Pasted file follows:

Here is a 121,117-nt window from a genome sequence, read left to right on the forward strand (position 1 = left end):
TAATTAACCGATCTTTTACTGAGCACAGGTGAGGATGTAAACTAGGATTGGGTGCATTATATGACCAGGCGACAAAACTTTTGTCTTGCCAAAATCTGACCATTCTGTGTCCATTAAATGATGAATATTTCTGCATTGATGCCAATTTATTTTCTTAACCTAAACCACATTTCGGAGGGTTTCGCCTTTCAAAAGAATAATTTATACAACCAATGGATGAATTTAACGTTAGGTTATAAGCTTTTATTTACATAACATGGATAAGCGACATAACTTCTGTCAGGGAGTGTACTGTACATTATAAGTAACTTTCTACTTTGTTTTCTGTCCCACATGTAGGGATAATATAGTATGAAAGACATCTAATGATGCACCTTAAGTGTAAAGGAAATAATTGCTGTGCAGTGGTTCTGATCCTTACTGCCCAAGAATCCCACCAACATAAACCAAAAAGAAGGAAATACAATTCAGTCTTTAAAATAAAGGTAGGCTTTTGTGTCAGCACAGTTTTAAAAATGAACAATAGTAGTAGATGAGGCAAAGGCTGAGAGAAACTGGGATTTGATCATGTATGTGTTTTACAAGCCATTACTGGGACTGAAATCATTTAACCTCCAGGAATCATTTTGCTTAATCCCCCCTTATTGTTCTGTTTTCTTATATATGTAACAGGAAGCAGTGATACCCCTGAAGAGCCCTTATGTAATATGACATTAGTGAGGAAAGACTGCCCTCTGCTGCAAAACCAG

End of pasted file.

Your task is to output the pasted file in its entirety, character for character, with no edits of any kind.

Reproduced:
Here is a 121,117-nt window from a genome sequence, read left to right on the forward strand (position 1 = left end):
TAATTAACCGATCTTTTACTGAGCACAGGTGAGGATGTAAACTAGGATTGGGTGCATTATATGACCAGGCGACAAAACTTTTGTCTTGCCAAAATCTGACCATTCTGTGTCCATTAAATGATGAATATTTCTGCATTGATGCCAATTTATTTTCTTAACCTAAACCACATTTCGGAGGGTTTCGCCTTTCAAAAGAATAATTTATACAACCAATGGATGAATTTAACGTTAGGTTATAAGCTTTTATTTACATAACATGGATAAGCGACATAACTTCTGTCAGGGAGTGTACTGTACATTATAAGTAACTTTCTACTTTGTTTTCTGTCCCACATGTAGGGATAATATAGTATGAAAGACATCTAATGATGCACCTTAAGTGTAAAGGAAATAATTGCTGTGCAGTGGTTCTGATCCTTACTGCCCAAGAATCCCACCAACATAAACCAAAAAGAAGGAAATACAATTCAGTCTTTAAAATAAAGGTAGGCTTTTGTGTCAGCACAGTTTTAAAAATGAACAATAGTAGTAGATGAGGCAAAGGCTGAGAGAAACTGGGATTTGATCATGTATGTGTTTTACAAGCCATTACTGGGACTGAAATCATTTAACCTCCAGGAATCATTTTGCTTAATCCCCCCTTATTGTTCTGTTTTCTTATATATGTAACAGGAAGCAGTGATACCCCTGAAGAGCCCTTATGTAATATGACATTAGTGAGGAAAGACTGCCCTCTGCTGCAAAACCAG